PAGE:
Islanders Declaw Panthers With Spirited Home Win

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UNIONDALE, NY–Bracket off all the facts, statistics, realities,  and critiques that preceded this seemingly innocuous sporting event between two young and struggling teams.

Rather, concentrate on the notion that last night a hockey game was played on Long Island.  One game. Two teams. Nothing at stake except pride and an opportunity to play a sport endeared by all present.

On April 1st, 2014 the New York Islanders played one of their most impressive home games this season, simply because they put forth a valiant and concerted effort during the last 40:00 of the evening.

The Islanders may have disappointed many with their failure at making the postseason after having done so not more than 11 months ago, but tonight these young boys, these NHL hopefuls, played as a team, hit like a team, and scored like one.

Two Colin McDonald shot attempts were scooped up and buried by two separate Islander forwards, Josh Bailey (7) and Matt Martin (8), both coming in the second period, giving New York a lead they would never relinquish. Bailey would have a multiple-point game, as he would assist in Travis Hamonic‘s 3G of the season that tied it early in the 1st–a period that saw the Islanders at their sloppiest and most lackadaisical.

So yes, the Islanders are young, but they are also injured. But the Panthers are just plain young, and it showed on every shift after the Isles tied it.

And McDonald proved to be the Islanders lightning rod, and with help from a feisty and inspired Ryan Strome–who opened up shop behind Florida goalie Scott Clemmensen‘s net for a vast majority of the night–helped New York propel passed a befuddled Panthers squad.

An opportunistic Strome saw the loose puck squirt to the left of Clemmensen into the corner, he would then feed McDonald a nifty pass in traffic, which was then shot point blank, resulting in a quick rebound that Bailey slipped past and buried behind the Panthers’ netminder for the Isles go-ahead notch.

The Panthers were held to 13 SOG through 2 periods, which included two PP opportunities in the second. They would capitalize on Matt Donovan‘s fumble on the blueline during the Isles first PP of the night, as Quinton Howden scored his 4th, shorthanded, on the resulting breakaway.  But that was all the offense Florida could muster until 3 seconds before the final horn.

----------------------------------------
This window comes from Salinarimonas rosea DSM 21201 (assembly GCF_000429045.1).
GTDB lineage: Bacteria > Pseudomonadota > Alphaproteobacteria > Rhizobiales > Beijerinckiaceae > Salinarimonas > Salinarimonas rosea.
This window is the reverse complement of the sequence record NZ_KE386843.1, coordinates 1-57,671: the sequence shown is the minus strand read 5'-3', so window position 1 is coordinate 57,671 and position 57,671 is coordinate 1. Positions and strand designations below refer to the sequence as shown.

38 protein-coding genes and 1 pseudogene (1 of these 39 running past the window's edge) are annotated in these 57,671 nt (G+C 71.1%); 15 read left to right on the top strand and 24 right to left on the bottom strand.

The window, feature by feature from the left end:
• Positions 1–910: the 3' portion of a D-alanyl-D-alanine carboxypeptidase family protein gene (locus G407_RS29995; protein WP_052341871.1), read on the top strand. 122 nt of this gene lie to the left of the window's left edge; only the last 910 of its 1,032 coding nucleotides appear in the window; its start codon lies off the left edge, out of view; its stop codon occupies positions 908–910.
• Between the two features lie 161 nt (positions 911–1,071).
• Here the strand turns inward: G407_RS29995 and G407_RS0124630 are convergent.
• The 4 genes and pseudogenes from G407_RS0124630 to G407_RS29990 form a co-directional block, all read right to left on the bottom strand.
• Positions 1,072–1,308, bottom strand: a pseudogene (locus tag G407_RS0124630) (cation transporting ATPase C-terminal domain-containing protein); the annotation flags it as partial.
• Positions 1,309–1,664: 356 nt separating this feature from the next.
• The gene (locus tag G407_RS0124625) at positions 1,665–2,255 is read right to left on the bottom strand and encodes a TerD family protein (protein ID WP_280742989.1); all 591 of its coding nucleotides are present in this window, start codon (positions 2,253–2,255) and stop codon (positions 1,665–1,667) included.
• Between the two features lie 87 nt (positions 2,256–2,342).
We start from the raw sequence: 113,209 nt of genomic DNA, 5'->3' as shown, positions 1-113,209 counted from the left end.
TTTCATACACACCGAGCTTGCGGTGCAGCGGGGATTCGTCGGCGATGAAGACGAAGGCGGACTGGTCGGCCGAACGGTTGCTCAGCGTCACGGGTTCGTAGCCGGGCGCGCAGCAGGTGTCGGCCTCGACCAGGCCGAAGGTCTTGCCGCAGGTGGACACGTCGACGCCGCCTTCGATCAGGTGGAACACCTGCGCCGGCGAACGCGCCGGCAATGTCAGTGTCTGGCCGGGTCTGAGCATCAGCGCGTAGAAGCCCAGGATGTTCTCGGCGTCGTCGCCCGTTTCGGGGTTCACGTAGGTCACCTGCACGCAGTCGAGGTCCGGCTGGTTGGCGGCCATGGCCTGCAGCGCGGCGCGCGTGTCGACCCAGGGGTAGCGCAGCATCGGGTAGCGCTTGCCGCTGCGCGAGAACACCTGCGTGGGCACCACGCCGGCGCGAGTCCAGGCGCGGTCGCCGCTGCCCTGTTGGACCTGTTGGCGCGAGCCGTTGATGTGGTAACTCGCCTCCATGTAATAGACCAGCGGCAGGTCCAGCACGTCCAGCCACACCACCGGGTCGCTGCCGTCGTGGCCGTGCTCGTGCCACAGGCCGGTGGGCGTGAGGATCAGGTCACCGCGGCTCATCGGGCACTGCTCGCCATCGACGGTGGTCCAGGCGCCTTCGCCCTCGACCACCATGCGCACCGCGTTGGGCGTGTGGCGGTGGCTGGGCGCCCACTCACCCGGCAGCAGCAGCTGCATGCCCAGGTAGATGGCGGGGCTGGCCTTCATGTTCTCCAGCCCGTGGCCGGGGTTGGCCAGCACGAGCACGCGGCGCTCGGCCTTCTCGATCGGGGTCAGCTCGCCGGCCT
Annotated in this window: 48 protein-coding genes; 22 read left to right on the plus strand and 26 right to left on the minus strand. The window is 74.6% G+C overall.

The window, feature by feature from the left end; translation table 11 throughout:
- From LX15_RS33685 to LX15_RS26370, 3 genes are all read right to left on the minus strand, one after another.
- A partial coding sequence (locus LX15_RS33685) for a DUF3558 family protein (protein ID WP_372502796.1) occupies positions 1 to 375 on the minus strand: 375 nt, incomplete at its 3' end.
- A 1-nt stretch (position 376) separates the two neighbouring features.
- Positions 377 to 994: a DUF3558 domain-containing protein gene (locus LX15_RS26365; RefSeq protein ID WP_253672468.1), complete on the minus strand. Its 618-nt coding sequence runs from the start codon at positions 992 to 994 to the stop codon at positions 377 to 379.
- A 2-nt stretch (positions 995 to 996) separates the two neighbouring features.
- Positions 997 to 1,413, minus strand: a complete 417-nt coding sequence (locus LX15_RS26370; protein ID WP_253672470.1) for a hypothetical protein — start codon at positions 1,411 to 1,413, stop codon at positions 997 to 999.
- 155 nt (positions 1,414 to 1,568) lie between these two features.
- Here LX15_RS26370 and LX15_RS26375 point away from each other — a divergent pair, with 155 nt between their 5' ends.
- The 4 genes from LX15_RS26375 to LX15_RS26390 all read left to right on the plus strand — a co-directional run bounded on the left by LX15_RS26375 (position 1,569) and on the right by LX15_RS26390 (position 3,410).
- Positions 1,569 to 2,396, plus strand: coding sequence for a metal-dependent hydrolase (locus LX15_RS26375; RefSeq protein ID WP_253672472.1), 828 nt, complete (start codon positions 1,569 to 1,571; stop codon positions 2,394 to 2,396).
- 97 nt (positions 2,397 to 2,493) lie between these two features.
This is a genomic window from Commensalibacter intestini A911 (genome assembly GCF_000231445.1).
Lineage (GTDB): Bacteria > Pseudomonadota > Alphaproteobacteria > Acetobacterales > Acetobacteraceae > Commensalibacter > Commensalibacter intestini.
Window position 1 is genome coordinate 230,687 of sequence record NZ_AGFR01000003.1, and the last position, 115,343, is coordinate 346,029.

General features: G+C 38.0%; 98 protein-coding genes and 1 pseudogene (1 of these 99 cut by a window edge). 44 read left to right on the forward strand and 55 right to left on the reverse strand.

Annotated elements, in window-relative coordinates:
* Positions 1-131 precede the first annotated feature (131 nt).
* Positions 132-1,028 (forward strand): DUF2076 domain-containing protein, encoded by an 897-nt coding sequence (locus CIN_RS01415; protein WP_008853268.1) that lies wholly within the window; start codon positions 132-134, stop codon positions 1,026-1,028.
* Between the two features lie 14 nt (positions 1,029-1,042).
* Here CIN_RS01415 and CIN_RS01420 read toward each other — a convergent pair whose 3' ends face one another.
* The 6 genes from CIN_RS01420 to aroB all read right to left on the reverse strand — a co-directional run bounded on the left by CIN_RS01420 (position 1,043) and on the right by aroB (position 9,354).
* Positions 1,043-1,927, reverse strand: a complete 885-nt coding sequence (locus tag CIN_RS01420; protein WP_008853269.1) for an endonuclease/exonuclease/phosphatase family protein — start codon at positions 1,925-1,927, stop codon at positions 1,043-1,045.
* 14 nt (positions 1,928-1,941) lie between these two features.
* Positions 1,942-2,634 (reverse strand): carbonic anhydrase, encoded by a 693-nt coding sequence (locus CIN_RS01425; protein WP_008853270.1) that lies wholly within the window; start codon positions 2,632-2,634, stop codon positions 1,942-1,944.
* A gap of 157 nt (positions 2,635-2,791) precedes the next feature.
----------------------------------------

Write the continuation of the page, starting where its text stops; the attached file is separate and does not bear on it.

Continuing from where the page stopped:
New York youth versus Florida’s and the Empire State showed more muscle and more fight.

Speaking of which, Matt Carkner partook in two truly gutsy scraps that proved to be the momentum augmenter, the one against defenseman Erik Gudbranson was particularly one-sided as Carkner landed jab after jab from both sides. Perhaps Carkner’s best game as an Islander to date, in all honesty. He played tough away from the puck, avoided the bad penalty, and used his body to change and/or maintain team energy, making most of his 10+ of TOI.

Kevin Czuczman went about his business, raking up 22:00 TOI with 2 S, using the body responsibly and thoroughly, finishing his checks and watching his marks. Anders Lee continues to roll, this time contributing in the Hits department with 4. Casey Cizikas with an impressive FO win percentage–80%–proved to be the most critical component to the Isles tempered control of the game once the lead was established.

But Cal Clutterbuck was the most important Islander that wasn’t Colin McDonald and Ryan Strome, as his 7 H and 6 S led all Islanders last night.

And lastly there was first-star recipient Mike Halmo, who scored his first NHL goal and obtained his first NHL point at the 4:21 mark of the 3rd period. Halmo broke in on the high left slot area, let go a shot that rebounded back to him mid-air, which forced the young forward to swat at it, resulting in a top shelf goal, a place where apparently our mothers hide certain foods that shouldn’t be eaten before dinner.

Cookies, I think they call them these days.

The Florida Panthers, and for that matter the New Jersey Devils as well, proved that the Islanders may be inexperienced but not talentless, and they’re not laying down as some may have feared.

Something coach Jack Capuano said during his postgame presser captured that which was missing all season long, sans last night: the Islanders won the “game within the game.” Poignantly summarized by the Isles bench general is the one aspect of the game that separates a playoff bound team with those who watch the postseason from home: the ability to simplify, codify, and redefine a game that seemingly gets out of hand.  Many nights have Isles fans seen leads fade, and fewer nights like last night’s where the lead is captured and kept.

Winning the ‘game within the game’ means that Josh Bailey takes a bad penalty and then finds a way to get a point, be it an assist and/or goal. Or that Colin McDonald and his linemates regroup in the locker after the first and take heed to their coach’s stern advice to up their battle level and do so by playing tough along the greasy areas.

To win the overall game, you have to win the smaller game; the game within.

There’s no way to sugar coat what transpired at the Coliseum this season. ‘Twas a brutal year to say the very least, but wins like this tend to nestle deep within a true Islander fan’s heart, and serve as fuel to keep the flame of fandom lit until next season comes along.

Good win for the boys in blue and orange. Good win.

–RD (@rdnhl)



  •  Mike Halmo

  • Josh Bailey

  • Coach Jack Capuano



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